The private sector's help is sought in three main "Energy Earth Shots" -- clean hydrogen production, long-duration energy storage and direct carbon capture from the air – for significant technology improvement, a top US Department of Energy official said March 11 during the CERAWeek by S&P Global energy conference in Houston.
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"Back in April, the Biden administration set out three specific goals: a 50% reduction in emissions by 2030, reaching 100% clean ... electricity by 2035 and net zero emissions by 2050," said Geraldine Richmond, US Department of Energy undersecretary for science and innovation. "What we need to do is we need to have more clean electrons."
During a panel discussion entitled, "How Fast Can Innovation Scale?", Richmond said basic scientific knowledge needs to move into applied science and widespread deployment to achieve these "Energy Earth Shots" of clean hydrogen, long-duration energy storage and carbon capture.
"That's what we're working so hard on, ... to get people out of their swim lanes and start interacting more," Richmond said.
The DOE's 17 national laboratories are "working extremely hard" to meet clean energy goals, Richmond said, "because it is urgent for us to come up with these solutions."
"That $62 billion that came from the infrastructure bill you should also pay attention to, because that is where we're going [to use] to do the demonstration projects and the deployment projects," Richmond said, of which many have costs shared by the private sector.
Steven Koonin, a New York University professor of business and engineering, said widespread deployment of new technologies must overcome three main challenges: technical feasibility, economic competitiveness and the ability to achieve meaningful scale.
National laboratories are working with industry to achieve cross-disciplinary efficiencies, Richmond said.
"All of the things that we are doing, especially with these Earth Shots and the cross-cutting efforts that we are doing, all of them are talking about cost estimates and marketing," Richmond said. "Are we perfect yet? No, but I think we have a good sense of what kind of people we need to involve in all this. That's why this meeting is so great for me ... because I can say to all of you, please help us, because we really want you to be engaged in this."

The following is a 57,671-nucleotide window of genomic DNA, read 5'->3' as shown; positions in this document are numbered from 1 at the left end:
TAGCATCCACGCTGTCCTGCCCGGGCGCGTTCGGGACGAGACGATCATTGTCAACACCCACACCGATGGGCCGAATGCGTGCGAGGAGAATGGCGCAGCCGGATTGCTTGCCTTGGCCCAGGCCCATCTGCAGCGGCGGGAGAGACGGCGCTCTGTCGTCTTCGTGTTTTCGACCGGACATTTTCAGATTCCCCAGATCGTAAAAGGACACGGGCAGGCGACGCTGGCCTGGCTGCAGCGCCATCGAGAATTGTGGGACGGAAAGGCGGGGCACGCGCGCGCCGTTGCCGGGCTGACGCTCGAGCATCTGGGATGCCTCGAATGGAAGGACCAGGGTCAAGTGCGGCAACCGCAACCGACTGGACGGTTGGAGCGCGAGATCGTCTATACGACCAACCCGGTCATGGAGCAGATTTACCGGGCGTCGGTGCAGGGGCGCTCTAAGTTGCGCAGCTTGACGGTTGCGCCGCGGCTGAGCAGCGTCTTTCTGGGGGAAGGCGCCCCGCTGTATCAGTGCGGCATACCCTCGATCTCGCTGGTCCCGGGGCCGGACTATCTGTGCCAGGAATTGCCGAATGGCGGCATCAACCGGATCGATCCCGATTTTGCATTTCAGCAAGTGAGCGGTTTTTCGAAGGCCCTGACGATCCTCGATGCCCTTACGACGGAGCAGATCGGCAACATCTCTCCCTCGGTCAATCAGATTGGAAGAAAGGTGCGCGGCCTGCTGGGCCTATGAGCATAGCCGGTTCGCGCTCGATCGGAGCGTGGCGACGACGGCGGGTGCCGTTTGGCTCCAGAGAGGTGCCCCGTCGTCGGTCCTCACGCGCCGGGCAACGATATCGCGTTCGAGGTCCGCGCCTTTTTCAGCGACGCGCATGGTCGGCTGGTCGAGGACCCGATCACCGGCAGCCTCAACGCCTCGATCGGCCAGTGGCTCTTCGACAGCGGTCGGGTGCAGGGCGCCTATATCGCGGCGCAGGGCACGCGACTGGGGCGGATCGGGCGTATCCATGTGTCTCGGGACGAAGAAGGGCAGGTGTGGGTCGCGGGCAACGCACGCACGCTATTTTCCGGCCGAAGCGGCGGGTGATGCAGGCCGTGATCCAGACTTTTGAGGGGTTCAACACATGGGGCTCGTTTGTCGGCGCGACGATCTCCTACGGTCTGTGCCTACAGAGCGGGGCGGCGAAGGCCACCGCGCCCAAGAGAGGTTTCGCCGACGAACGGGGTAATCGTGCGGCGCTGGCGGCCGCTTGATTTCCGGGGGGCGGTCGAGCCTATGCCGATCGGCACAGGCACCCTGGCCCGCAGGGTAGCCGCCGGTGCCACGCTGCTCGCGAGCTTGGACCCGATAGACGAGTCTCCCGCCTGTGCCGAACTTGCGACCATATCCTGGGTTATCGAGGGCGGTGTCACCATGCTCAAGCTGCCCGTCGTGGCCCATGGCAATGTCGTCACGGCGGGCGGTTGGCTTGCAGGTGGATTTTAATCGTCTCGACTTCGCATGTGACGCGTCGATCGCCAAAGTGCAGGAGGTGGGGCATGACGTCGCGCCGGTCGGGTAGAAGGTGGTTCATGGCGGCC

Moderator Carolos Pascual, S&P Global senior vice president for energy and international affairs, said the world knows how to produce hydrogen "of various colors." In the energy industry, "green" hydrogen is produced without carbon emissions, "blue" is from natural gas, "gray" is from natural gas and other fossil fuels, and "brown" is from coal.
"The commercial viability of some of those colors is not quite there yet," Pascual said. "So, how do we move this along to get it to that point of viability of scaling up so that it can become something that is commercially real?"
Richmond said the DOE's Office of Clean Energy Development is working on demonstration projects with private industry to "de-risk some of these projects that we know such as hydrogen that are extremely difficult to do."
From that point, DOE is forming Joint Economic Technology Teams to take technology toward deployment via DOE's Loan Program Office, which "now is in full activity," Richmond said.
NYU's Koonin, who served in the DOE as undersecretary for science from 2009 to 2011, said the LPO had previously "as a whole made money" as a guarantor for projects in the demonstration phase, but he offered a cautionary note.
"The energy system is naturally recalcitrant," Koonin said. "It doesn't like change. ... The ability to change it goes down as you have to change more pieces."
For example, California's $300 million in rebates for hydrogen-powered vehicles remains isolated because it requires a switch in vehicles, fuel distribution and fuel delivery to consumers.
"That's a lot of pieces to change at once," Koonin said. "Frankly it was a failure, too much before its time and too many pieces needed to change at once. Hydrogen for power storage – power to gas to power – I think is a much more easily done thing. ... The main issue is you've got to get the cost down to where it's competitive with the alternative."
Panelist Robert Armstrong, director of the Massachusetts Institute of Technology Energy Initiative, expressed doubt that hydrogen would become a significant electricity generating fuel, but it could replace other fuels in industrial applications.
However, Armstrong likes the DOE's "hydrogen hub" proposal because it accepts diverse sources of hydrogen in various locations, which helps inform where and in what ways hydrogen use makes sense.
"It happens sometimes as you scale some things up that you need some new injection of science," Armstrong said. "I think the national labs can help the industry out and play a big role in that."